Green wires Ė 6.3V: 6.41V

Also at the output of the rectifier tube, C1 plus side, with the 5U4GB I measured anywhere from 407V Ė 411V with a B+ of 388V Ė 395V. With the 5AR4 I measured at C1 from 434 - 438V with B+ of 416V Ė 425V.

Thanks,
- Mike
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Old 29th December 2011, 09:03 PM   #8
mpri is offline mpri  United States
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Russ Ė From the forum postings Iíve read it looked like more people were getting a B+ around 450V and using higher bias resistors with the same components. Thatís partially why I chose them as I thought I knew what to expect and designed my bias resistor switch range accordingly. Looks like youíre running not much higher B+ than mine with similar components, and accordingly your resistor range is on the lower side also. Right now my bias range is set at 470, 560, 635, 741 and 820. As of now, running either the EL34 or 6L6GC Iím using the 470 ohm bias which gives me about 22W Ė 23W dissipation, which is fine. Just leaves me no headroom for a KT88. Looks like I need to remove the higher end resistors and add some to lower end.

Ok, I guess all is good then. Thanks for working this through with me.

Regards,
- Mike
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Old 30th December 2011, 01:19 AM   #9
rknize is offline rknize  United States
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If you measure from the center tap, you'll get exactly half. That is probably what you did. Anyway, it sounds like you have a rare case of an Allied transformer that actually works the way it is supposed to. All of your secondaries are spot-on. Indeed, I also would have expected that you would get more B+ with that transformer.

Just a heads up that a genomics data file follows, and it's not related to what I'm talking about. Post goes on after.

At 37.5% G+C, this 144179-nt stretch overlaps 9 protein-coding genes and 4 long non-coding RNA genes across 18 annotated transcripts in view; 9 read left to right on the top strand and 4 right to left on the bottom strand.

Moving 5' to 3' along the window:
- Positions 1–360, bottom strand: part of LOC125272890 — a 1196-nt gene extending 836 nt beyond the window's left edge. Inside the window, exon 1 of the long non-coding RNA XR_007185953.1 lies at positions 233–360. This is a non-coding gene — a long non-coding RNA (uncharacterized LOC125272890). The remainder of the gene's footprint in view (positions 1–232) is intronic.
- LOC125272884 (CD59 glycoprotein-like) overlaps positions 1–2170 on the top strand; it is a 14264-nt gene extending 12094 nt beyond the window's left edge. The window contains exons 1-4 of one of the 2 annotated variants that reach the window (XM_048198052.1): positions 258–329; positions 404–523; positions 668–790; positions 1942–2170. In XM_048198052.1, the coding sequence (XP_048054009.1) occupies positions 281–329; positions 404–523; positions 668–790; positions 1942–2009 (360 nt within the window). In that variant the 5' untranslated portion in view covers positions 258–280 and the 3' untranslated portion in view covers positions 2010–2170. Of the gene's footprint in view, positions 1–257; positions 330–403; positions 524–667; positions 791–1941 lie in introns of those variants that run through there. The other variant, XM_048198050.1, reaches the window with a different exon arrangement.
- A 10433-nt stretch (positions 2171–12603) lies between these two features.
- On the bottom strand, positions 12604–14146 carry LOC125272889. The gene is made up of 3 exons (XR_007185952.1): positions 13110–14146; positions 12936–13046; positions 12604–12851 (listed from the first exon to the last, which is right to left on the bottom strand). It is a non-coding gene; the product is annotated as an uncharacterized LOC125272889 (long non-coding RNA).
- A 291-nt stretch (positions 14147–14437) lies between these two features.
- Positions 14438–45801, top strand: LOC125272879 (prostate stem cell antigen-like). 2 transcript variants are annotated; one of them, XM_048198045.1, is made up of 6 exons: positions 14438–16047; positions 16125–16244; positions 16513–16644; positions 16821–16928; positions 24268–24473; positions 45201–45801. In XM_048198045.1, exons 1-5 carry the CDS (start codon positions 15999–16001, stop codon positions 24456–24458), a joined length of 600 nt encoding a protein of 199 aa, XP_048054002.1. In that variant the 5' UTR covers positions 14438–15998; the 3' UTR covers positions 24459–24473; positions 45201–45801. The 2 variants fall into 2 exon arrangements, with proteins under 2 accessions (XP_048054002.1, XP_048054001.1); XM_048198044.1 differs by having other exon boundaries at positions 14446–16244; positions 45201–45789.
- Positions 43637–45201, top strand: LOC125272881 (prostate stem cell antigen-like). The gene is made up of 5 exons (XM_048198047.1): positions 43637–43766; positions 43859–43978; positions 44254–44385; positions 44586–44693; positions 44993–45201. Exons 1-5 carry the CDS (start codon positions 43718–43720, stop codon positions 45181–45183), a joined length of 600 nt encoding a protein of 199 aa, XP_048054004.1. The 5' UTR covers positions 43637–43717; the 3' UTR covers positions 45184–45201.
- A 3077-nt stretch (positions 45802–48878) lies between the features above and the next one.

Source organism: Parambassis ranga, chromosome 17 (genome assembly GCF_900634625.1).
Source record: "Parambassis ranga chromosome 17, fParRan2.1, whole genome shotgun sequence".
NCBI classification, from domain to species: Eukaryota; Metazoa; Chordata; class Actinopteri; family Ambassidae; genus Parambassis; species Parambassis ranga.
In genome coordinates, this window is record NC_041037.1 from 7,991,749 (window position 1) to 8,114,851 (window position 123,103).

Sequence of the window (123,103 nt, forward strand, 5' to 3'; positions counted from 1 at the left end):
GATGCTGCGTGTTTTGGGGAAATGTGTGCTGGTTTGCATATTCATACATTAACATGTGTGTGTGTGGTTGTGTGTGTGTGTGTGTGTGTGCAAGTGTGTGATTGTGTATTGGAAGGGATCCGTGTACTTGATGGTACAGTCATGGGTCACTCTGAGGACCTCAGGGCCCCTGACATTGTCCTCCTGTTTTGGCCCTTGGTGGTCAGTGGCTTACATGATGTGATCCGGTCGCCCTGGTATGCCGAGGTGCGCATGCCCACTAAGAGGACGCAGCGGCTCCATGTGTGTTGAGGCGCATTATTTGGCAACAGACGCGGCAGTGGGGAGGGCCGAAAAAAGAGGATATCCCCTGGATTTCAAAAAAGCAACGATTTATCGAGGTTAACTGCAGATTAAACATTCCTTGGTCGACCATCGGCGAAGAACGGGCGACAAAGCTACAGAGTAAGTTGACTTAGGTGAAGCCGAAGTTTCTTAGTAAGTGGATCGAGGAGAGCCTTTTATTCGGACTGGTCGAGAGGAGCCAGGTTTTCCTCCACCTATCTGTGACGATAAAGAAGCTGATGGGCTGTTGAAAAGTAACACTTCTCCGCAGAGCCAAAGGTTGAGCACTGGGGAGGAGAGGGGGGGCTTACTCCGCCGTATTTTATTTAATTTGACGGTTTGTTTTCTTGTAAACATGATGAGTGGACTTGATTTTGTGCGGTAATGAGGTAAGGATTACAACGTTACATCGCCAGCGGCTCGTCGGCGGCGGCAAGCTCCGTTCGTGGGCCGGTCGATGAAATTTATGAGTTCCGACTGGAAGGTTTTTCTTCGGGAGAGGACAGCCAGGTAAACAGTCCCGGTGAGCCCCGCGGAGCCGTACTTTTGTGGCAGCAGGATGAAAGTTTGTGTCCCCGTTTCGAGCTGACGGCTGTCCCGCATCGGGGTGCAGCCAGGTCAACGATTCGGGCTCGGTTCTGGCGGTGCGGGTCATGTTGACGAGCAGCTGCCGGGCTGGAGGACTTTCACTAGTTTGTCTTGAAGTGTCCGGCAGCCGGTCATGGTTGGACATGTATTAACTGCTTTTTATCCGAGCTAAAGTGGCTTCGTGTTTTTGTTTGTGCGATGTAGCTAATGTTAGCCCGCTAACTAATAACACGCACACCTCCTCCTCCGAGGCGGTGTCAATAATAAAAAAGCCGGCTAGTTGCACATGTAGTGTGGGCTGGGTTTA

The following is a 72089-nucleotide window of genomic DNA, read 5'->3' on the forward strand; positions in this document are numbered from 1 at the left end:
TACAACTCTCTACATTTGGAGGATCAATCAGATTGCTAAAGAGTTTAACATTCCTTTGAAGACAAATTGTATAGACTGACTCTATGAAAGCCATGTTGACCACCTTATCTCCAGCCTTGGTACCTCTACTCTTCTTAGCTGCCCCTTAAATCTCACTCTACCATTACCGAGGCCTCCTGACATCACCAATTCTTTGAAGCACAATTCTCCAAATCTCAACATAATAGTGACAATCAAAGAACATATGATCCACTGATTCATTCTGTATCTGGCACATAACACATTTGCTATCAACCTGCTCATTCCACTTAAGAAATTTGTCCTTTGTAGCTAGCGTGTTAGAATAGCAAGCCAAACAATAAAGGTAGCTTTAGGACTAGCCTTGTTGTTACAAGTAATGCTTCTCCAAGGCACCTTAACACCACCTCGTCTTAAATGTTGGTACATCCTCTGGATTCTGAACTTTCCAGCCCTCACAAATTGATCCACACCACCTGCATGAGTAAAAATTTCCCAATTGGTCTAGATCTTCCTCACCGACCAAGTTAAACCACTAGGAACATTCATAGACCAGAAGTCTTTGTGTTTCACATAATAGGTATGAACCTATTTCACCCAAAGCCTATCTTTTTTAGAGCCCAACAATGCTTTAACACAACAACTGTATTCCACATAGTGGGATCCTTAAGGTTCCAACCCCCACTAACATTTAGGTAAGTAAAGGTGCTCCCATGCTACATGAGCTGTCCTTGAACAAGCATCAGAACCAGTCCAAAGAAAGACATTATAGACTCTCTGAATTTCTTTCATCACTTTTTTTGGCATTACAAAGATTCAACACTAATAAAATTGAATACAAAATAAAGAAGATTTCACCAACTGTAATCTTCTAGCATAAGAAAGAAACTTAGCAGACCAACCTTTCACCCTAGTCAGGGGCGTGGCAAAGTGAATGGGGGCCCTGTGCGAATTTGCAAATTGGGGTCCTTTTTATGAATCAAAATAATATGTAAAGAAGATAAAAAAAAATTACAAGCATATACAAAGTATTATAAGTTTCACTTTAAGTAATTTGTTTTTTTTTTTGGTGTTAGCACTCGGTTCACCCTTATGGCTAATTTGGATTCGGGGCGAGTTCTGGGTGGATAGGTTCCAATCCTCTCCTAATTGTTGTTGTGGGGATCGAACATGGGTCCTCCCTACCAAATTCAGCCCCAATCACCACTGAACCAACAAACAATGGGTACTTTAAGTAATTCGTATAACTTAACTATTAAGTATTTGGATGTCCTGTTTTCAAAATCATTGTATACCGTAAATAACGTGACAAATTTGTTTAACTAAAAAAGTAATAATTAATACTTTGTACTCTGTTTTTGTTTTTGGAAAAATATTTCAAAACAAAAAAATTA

A little less B+ shouldn't make much difference in the performance of the amp, once you get the cathode resistors sorted out. In fact, you should actually get a bit less distortion since you can run them with more plate current than you could have with higher plate voltage.
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Old 30th December 2011, 03:41 AM   #10
mpri is offline mpri  United States
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Russ,

Yeah, center tap, thatís where I got it. I decided to leave the CL90 in for now. I can always pull it later if I decide I need the extra voltage. I only have a pair of EL34ís and some 6L6GCís, no KT88ís yet, but I plan to purchase some down the line. The amp is still in a temp prototype base. Iím in the process of making a proper base for it, so when I move it Iíll swap a couple of the higher bias resistors for some lower ones to accommodate KT88ís.

Iíve dabbled a bit in electronics before on a smaller level. Fixed some old 30ís and 40ís AM radios, built a one tube AM transmitter, but nothing like this. Iíve been reading the forums and planning this out for awhile and thought I knew what to expect for voltages and everything else so when the voltages were off I thought maybe I goofed something up or had a bad part. However I guess most non high-end parts are + or Ė 10% so results may vary. Any ways right now Iím running an old set of RCA black plate 6L6GC (thanksí Wurlitzer) with a 470 ohm cathode bias resistor at 23W and listening to some good jazz. It does sound real nice and nothings running hot. Iím happy.

Thanks Again,
- Mike